3) Is it a deal breaker for you when buying a horse? My trainer says it's not a big deal if the collar controls it but it seems like a terrible vice to me. I don't want to drive 2 & 1/2 hours to see him if its a deal breaker but I need to get the facts about it first.

Thanks!!
1- Yes, cribbing and wood chewing are separate vices, and a cribbing collar will not stop a wood chewer.

2- Not entirely sure. I imagine it's one of those things that is rarely a problem, but there are enough few horror stories out there to question taking the risk for your horse. My horse is kept stalled except for 3-4 hours of turnout daily. When he's turned out on grass the collar is taken off, but when he's in the dry lot it stays on (because he just stands at the gate and cribs if he doesn't have grass).

3- It wasn't a deal breaker for me, but it is for some people. When I got my horse a few months ago, the seller told me he "might" crib "a little." Talk about an understatement! I had the option to return him, but I couldn't imagine finding another horse like him anytime soon. I believe some of it was the stress of moving, but my vet also suspects he has/had ulcers when he came in. He's gotten much better about cribbing since then, and no longer constantly cribs if the stablehand forgets to put his collar back on after turnout.

In case you don't already know, OTTBs have an extremely high rate of ulcers. If he needs to wear a cribbing collar while on 24/7 turnout, I'd say the odds are pretty good that this one has them (or some other medical issue). If the underlying cause is treated, odds are he will at least crib less often, but he may never stop completely if he's been doing it for a while. Ulcer treatment isn't cheap, so that may be a factor in your decision of whether or not to buy him more so than the cribbing itself.
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post #6 of 19 Old 07-19-2012, 03:42 PM
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cribbing is a deal breaker for me.
There is a gelding named Samson in the pasture with Drifter who is a BAD cribber. His owner has replaced multiple fence rails (adding to her board) that he has chewed up, and he has coliced due to the cribbing 4 times in the past year :/
His teeth are also very messed up. Everytime the herd is up by the barn Samson is in his corner at "his spot" cribbing. I have even seen him crib while she was riding him!

Also, keep in mind that even if cribbing does not bother you personally, it might exclude your horse from certain boarding facilities. The facility I rode at in high school did not allow cribbers since it is seen as a potentially "contagious" habit. If a horse started cribbing while being boarded the owner had 3 months to fix it themselves, have the BO fix it, or to find another barn.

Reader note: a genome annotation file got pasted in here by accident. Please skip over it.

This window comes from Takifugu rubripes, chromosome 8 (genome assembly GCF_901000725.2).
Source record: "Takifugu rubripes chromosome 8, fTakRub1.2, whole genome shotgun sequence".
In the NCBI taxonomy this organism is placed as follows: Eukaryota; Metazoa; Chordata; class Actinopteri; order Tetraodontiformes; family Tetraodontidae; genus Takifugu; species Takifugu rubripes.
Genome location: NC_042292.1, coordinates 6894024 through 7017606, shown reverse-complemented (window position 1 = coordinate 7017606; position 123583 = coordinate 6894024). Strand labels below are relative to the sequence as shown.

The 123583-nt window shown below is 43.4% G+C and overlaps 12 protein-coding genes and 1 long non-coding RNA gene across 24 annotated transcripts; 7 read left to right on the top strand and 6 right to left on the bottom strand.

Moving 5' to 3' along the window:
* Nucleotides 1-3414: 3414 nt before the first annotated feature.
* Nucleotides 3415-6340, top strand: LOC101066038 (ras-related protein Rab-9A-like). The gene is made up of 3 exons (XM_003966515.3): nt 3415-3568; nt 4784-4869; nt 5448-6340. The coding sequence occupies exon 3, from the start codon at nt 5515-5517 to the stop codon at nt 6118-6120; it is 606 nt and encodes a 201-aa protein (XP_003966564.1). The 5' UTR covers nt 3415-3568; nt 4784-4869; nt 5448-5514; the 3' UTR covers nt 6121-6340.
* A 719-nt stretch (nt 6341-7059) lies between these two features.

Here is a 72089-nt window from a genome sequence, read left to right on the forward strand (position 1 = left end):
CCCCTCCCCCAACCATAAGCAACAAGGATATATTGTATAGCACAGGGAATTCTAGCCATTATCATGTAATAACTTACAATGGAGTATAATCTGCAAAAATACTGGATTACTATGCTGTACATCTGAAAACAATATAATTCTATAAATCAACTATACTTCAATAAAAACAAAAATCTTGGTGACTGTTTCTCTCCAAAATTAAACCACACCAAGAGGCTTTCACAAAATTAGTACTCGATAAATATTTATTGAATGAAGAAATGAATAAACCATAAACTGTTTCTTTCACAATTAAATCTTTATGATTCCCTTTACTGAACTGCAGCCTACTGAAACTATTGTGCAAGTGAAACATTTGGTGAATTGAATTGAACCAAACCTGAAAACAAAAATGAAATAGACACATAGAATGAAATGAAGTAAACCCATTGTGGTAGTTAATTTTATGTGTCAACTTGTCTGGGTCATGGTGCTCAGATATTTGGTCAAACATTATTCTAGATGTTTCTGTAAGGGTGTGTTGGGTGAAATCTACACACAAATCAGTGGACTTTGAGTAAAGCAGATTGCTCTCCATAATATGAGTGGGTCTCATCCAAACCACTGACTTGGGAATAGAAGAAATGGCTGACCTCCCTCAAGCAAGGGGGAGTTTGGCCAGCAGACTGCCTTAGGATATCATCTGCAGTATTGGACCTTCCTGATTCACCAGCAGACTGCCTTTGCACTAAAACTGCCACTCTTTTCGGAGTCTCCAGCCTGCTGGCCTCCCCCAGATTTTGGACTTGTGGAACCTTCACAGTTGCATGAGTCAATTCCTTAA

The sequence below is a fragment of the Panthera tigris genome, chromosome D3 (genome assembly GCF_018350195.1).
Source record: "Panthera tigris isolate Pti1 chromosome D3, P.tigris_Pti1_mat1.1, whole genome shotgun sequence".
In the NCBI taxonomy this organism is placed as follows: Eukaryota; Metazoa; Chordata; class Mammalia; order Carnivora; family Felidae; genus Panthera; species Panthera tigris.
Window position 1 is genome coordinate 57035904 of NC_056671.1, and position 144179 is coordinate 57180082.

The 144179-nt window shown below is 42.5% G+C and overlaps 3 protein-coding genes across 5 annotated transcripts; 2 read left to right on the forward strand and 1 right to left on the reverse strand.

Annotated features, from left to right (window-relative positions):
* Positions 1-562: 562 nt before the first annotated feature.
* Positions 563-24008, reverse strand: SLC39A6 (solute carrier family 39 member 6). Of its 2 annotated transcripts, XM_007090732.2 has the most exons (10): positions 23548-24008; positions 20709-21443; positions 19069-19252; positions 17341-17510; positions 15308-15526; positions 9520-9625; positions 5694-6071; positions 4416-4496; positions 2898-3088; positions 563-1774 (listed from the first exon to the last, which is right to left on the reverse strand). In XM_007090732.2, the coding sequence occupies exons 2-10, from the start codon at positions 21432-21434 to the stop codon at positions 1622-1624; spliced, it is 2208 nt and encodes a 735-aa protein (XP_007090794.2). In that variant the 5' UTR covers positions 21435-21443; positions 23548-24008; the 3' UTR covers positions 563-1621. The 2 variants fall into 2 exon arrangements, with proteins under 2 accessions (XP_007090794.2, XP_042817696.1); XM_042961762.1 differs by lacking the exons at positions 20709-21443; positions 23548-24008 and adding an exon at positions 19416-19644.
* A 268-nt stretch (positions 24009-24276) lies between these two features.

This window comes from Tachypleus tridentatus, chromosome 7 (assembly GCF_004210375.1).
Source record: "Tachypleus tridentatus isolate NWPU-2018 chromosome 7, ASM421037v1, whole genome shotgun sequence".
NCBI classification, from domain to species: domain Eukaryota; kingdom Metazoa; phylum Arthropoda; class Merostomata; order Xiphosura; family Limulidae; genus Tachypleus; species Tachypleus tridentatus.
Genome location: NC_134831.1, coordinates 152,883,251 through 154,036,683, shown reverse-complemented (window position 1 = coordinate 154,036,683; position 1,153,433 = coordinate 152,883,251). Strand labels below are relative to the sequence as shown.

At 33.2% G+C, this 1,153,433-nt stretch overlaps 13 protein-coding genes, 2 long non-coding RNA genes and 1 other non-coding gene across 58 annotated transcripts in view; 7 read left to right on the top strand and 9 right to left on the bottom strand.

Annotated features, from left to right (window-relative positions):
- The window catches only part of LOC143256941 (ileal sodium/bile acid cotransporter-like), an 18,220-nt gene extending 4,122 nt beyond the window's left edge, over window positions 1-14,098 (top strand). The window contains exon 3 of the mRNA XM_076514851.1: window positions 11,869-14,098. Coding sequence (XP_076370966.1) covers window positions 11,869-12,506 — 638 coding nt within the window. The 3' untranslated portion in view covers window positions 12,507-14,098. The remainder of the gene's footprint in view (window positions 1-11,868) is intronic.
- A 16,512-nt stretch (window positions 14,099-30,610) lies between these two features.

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post #7 of 19 Old 07-19-2012, 11:03 PM
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^^^ This is true around my area as well. Some barns in this area won't allow it. One lady even went as drastic as getting the surgery... which, mind you, didn't help.

I wouldn't buy a cribber. My barn mates mare was such a horrendous cribber she looked like a stud, her neck was so big. She couldn't sell that darn mare for nothing. It was a real shame. She was truly a lovely little mare, cribbing aside.

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post #8 of 19 Old 07-19-2012, 11:54 PM
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That would be a deal breaker for me. The sound of a horse cribbing just grates on my nerves.
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post #9 of 19 Old 07-20-2012, 07:57 AM
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Deal breaker
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post #10 of 19 Old 07-20-2012, 10:27 AM
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Quote:
Originally Posted by DriftingShadow View Post
Also, keep in mind that even if cribbing does not bother you personally, it might exclude your horse from certain boarding facilities. The facility I rode at in high school did not allow cribbers since it is seen as a potentially "contagious" habit. If a horse started cribbing while being boarded the owner had 3 months to fix it themselves, have the BO fix it, or to find another barn.
That's a good point. I'm fortunate enough that my barn allows my horse there, and has even done modifications to his stall to make it more crib-proof (for example, they moved the corner feeder down to about knee level. It used to be his favorite spot, but I haven't seen him crib there since!) The only thing left is his waterer, which is mounted in the wall so that it's shared between his stall and the next one over. That's a much harder modification, but I think I'm going to ask if it would be possible to move that as well...